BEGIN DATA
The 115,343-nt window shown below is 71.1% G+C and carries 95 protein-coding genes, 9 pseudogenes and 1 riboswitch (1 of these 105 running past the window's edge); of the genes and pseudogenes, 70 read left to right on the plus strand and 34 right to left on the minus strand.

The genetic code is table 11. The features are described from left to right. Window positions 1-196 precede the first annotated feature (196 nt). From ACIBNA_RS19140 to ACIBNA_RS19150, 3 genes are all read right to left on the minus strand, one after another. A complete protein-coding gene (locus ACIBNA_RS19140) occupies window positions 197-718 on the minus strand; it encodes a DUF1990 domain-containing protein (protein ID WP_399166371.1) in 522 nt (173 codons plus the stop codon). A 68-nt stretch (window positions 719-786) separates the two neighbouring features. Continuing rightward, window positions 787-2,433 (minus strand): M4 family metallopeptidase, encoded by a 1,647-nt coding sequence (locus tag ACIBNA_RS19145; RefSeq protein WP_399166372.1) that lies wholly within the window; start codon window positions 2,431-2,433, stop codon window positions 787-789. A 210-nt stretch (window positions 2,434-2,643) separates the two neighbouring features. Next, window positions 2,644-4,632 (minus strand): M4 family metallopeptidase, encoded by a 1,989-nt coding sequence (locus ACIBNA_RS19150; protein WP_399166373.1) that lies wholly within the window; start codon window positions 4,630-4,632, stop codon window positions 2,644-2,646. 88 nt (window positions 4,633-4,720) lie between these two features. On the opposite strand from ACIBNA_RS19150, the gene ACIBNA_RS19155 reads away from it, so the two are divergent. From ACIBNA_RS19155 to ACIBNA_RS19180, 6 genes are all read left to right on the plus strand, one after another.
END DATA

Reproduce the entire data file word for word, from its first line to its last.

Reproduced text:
The 115,343-nt window shown below is 71.1% G+C and carries 95 protein-coding genes, 9 pseudogenes and 1 riboswitch (1 of these 105 running past the window's edge); of the genes and pseudogenes, 70 read left to right on the plus strand and 34 right to left on the minus strand.

The genetic code is table 11. The features are described from left to right. Window positions 1-196 precede the first annotated feature (196 nt). From ACIBNA_RS19140 to ACIBNA_RS19150, 3 genes are all read right to left on the minus strand, one after another. A complete protein-coding gene (locus ACIBNA_RS19140) occupies window positions 197-718 on the minus strand; it encodes a DUF1990 domain-containing protein (protein ID WP_399166371.1) in 522 nt (173 codons plus the stop codon). A 68-nt stretch (window positions 719-786) separates the two neighbouring features. Continuing rightward, window positions 787-2,433 (minus strand): M4 family metallopeptidase, encoded by a 1,647-nt coding sequence (locus tag ACIBNA_RS19145; RefSeq protein WP_399166372.1) that lies wholly within the window; start codon window positions 2,431-2,433, stop codon window positions 787-789. A 210-nt stretch (window positions 2,434-2,643) separates the two neighbouring features. Next, window positions 2,644-4,632 (minus strand): M4 family metallopeptidase, encoded by a 1,989-nt coding sequence (locus ACIBNA_RS19150; protein WP_399166373.1) that lies wholly within the window; start codon window positions 4,630-4,632, stop codon window positions 2,644-2,646. 88 nt (window positions 4,633-4,720) lie between these two features. On the opposite strand from ACIBNA_RS19150, the gene ACIBNA_RS19155 reads away from it, so the two are divergent. From ACIBNA_RS19155 to ACIBNA_RS19180, 6 genes are all read left to right on the plus strand, one after another.